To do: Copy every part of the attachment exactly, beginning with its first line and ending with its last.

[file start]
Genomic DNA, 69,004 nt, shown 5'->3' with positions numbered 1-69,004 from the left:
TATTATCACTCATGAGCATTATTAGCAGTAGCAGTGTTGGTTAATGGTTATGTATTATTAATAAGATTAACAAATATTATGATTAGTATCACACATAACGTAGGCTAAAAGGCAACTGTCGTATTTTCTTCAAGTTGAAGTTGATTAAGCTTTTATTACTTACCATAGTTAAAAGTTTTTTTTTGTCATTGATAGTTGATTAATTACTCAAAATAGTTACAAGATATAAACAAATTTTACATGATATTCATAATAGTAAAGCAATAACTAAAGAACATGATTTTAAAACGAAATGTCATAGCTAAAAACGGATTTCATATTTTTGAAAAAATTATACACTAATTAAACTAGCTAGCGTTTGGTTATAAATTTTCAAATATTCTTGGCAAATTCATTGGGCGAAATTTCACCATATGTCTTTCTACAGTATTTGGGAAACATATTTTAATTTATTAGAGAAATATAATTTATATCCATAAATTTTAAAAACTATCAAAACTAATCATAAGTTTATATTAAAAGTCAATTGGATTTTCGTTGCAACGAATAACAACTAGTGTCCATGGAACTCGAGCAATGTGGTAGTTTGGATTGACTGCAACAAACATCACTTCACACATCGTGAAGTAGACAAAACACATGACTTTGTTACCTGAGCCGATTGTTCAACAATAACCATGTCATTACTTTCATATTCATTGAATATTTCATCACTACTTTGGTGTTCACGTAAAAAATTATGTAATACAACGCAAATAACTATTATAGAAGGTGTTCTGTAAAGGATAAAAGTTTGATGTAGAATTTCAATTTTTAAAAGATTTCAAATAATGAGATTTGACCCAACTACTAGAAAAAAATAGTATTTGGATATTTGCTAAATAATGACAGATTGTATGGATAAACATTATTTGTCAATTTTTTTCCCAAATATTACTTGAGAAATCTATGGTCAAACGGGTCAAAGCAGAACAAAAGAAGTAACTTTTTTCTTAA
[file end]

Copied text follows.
Genomic DNA, 69,004 nt, shown 5'->3' with positions numbered 1-69,004 from the left:
TATTATCACTCATGAGCATTATTAGCAGTAGCAGTGTTGGTTAATGGTTATGTATTATTAATAAGATTAACAAATATTATGATTAGTATCACACATAACGTAGGCTAAAAGGCAACTGTCGTATTTTCTTCAAGTTGAAGTTGATTAAGCTTTTATTACTTACCATAGTTAAAAGTTTTTTTTTGTCATTGATAGTTGATTAATTACTCAAAATAGTTACAAGATATAAACAAATTTTACATGATATTCATAATAGTAAAGCAATAACTAAAGAACATGATTTTAAAACGAAATGTCATAGCTAAAAACGGATTTCATATTTTTGAAAAAATTATACACTAATTAAACTAGCTAGCGTTTGGTTATAAATTTTCAAATATTCTTGGCAAATTCATTGGGCGAAATTTCACCATATGTCTTTCTACAGTATTTGGGAAACATATTTTAATTTATTAGAGAAATATAATTTATATCCATAAATTTTAAAAACTATCAAAACTAATCATAAGTTTATATTAAAAGTCAATTGGATTTTCGTTGCAACGAATAACAACTAGTGTCCATGGAACTCGAGCAATGTGGTAGTTTGGATTGACTGCAACAAACATCACTTCACACATCGTGAAGTAGACAAAACACATGACTTTGTTACCTGAGCCGATTGTTCAACAATAACCATGTCATTACTTTCATATTCATTGAATATTTCATCACTACTTTGGTGTTCACGTAAAAAATTATGTAATACAACGCAAATAACTATTATAGAAGGTGTTCTGTAAAGGATAAAAGTTTGATGTAGAATTTCAATTTTTAAAAGATTTCAAATAATGAGATTTGACCCAACTACTAGAAAAAAATAGTATTTGGATATTTGCTAAATAATGACAGATTGTATGGATAAACATTATTTGTCAATTTTTTTCCCAAATATTACTTGAGAAATCTATGGTCAAACGGGTCAAAGCAGAACAAAAGAAGTAACTTTTTTCTTAA